Jordan Spieth won the US Masters in what has been hailed as one of the most dramatic climaxes to a tournament as Dustin Johnson choked horribly on the final hole.
Spieth was leading after posting a score of five under, but could only watch as Johnson lined up a 12-foot eagle putt on the 18th that would have won him the title. But the 30-year-old missed. He had another birdie putt to force a play off, but he missed that too, handing the the title to Spieth.
Spieth, at 21, is the youngest US Open champion for 92 years, and only the sixth person to win the Masters and US Opens in the same year. He is now in with a chance of becoming the first man to win a calendar grand slam.
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"For all the criticism and negativity over the choice of Chambers Bay to stage the US Open, the old sand and gravel quarry threw up gilt-edged drama and a copper-bottomed star last night," writes Rick Broadbent of The Times.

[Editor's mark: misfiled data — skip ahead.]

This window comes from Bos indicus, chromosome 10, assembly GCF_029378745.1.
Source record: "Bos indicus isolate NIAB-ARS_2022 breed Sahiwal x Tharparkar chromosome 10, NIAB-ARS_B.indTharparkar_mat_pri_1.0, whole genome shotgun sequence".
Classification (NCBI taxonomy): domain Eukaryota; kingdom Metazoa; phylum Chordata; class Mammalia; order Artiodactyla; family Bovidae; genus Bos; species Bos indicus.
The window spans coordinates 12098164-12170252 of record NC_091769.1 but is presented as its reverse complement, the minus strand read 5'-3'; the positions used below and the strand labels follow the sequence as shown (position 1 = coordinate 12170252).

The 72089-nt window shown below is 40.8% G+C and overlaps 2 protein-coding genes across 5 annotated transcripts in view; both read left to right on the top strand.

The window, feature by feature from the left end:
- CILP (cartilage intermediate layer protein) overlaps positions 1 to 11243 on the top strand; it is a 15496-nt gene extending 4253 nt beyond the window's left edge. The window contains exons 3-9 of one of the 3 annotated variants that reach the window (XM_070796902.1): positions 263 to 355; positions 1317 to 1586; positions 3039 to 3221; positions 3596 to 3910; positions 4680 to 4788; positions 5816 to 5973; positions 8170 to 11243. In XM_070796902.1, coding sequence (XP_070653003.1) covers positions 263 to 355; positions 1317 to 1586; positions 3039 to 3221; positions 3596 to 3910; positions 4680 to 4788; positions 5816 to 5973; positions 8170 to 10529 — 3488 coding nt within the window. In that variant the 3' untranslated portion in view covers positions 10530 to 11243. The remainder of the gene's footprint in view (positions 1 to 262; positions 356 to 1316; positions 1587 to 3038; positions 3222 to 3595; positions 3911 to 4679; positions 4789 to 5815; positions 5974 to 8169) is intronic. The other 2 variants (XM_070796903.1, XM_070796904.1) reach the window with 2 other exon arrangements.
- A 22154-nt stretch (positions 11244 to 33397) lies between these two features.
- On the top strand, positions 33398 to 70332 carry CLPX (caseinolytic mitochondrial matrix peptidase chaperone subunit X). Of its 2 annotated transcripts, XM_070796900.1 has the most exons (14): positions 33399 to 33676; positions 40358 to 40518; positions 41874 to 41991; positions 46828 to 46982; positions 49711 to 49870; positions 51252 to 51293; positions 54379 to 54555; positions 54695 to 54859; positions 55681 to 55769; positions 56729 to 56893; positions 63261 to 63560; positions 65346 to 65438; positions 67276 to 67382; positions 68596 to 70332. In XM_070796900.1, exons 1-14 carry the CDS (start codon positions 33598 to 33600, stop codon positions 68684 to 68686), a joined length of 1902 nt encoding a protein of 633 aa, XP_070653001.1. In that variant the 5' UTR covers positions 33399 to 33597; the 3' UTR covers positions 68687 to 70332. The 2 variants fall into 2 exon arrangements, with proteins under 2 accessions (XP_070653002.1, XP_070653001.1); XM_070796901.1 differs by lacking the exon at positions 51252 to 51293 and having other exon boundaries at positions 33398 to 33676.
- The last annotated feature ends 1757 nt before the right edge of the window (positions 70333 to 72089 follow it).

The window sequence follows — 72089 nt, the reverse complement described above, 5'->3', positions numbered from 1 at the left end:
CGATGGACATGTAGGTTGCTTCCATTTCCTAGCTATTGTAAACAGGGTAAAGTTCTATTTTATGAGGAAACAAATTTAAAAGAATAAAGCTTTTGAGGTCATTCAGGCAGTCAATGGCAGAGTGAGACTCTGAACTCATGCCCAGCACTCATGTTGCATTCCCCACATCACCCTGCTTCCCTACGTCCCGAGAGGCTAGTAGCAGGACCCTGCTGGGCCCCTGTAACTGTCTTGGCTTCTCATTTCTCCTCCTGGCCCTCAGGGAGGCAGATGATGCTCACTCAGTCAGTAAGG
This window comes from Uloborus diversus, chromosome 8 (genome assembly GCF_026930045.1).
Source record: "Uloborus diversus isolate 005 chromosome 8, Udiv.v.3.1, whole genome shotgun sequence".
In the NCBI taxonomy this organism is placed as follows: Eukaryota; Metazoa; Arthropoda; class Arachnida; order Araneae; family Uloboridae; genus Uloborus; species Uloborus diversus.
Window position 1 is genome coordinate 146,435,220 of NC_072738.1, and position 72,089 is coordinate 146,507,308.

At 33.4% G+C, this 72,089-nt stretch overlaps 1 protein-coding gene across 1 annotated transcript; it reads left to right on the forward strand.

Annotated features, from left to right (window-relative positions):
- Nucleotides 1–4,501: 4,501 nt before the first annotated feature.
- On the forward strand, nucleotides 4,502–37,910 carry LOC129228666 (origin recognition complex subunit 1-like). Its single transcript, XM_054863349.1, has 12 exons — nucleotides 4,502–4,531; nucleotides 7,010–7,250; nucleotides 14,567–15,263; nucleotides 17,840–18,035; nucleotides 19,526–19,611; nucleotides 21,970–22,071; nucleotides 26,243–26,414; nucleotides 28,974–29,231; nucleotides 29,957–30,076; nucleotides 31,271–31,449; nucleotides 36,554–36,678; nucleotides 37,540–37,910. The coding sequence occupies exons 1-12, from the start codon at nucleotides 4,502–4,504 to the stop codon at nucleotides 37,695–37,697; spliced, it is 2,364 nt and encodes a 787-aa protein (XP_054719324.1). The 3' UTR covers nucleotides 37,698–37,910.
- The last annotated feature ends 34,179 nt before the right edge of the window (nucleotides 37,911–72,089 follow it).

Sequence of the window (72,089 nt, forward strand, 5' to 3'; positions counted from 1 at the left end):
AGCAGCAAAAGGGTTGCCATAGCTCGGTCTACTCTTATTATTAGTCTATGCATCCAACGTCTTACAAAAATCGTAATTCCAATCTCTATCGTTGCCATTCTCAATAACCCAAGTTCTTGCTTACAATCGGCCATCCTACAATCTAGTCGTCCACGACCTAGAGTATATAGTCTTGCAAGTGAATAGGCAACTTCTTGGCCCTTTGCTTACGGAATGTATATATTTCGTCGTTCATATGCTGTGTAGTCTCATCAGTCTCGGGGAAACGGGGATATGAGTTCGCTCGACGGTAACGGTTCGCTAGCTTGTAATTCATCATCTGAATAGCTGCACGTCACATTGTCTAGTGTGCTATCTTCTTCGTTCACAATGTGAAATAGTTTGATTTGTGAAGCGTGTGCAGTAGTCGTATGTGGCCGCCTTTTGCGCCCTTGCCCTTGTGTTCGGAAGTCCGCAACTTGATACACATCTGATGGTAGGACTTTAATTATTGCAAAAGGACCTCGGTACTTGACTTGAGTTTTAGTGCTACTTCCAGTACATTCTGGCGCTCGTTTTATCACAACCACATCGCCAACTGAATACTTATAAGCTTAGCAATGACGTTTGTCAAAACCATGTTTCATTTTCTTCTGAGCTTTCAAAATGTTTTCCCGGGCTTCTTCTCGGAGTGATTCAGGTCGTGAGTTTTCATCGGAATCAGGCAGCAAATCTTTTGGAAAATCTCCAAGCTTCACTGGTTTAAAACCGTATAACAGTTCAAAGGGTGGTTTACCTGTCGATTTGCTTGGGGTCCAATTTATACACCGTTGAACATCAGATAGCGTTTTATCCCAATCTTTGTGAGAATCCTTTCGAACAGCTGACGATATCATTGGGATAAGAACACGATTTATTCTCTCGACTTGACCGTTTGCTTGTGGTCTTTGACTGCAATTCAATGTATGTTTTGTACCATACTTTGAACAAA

World number one Rory McIlroy, who threatened a late comeback at Chambers Bay but finished on level par, definitely has a new rival.
"The brilliant Texan has set up the summer of golf perfectly as the top two golfers in the world now hold all four major championships for the first time in the game's history," says the Daily Mail. "Over to you, Rory McIlroy."
As McIlroy prepares to defend his Open title at St Andrews "Spieth is on his tail", says the Daily Telegraph. "Heading to the Home of Golf, the sport's great burgeoning rivalry is most definitely on."
Spieth's victory came after "one of the most dramatic finales ever witnessed at a major championship" reports The Guardian. The paper notes that afterwards he paid tribute to his caddie, Michael Greller, who once worked at the course and was even married there – a fact that was noted by The Week's intelligent punter as he tipped Spieth as a potential winner in the tournament preview
Greller is "a Washington state native who caddied for amateurs at Chambers Bay in his gap year from teaching high-school maths, before taking to the professional ranks and linking up with Spieth," says The Guardian, which notes that he modestly claimed that his local knowledge "wasn't worth anything".
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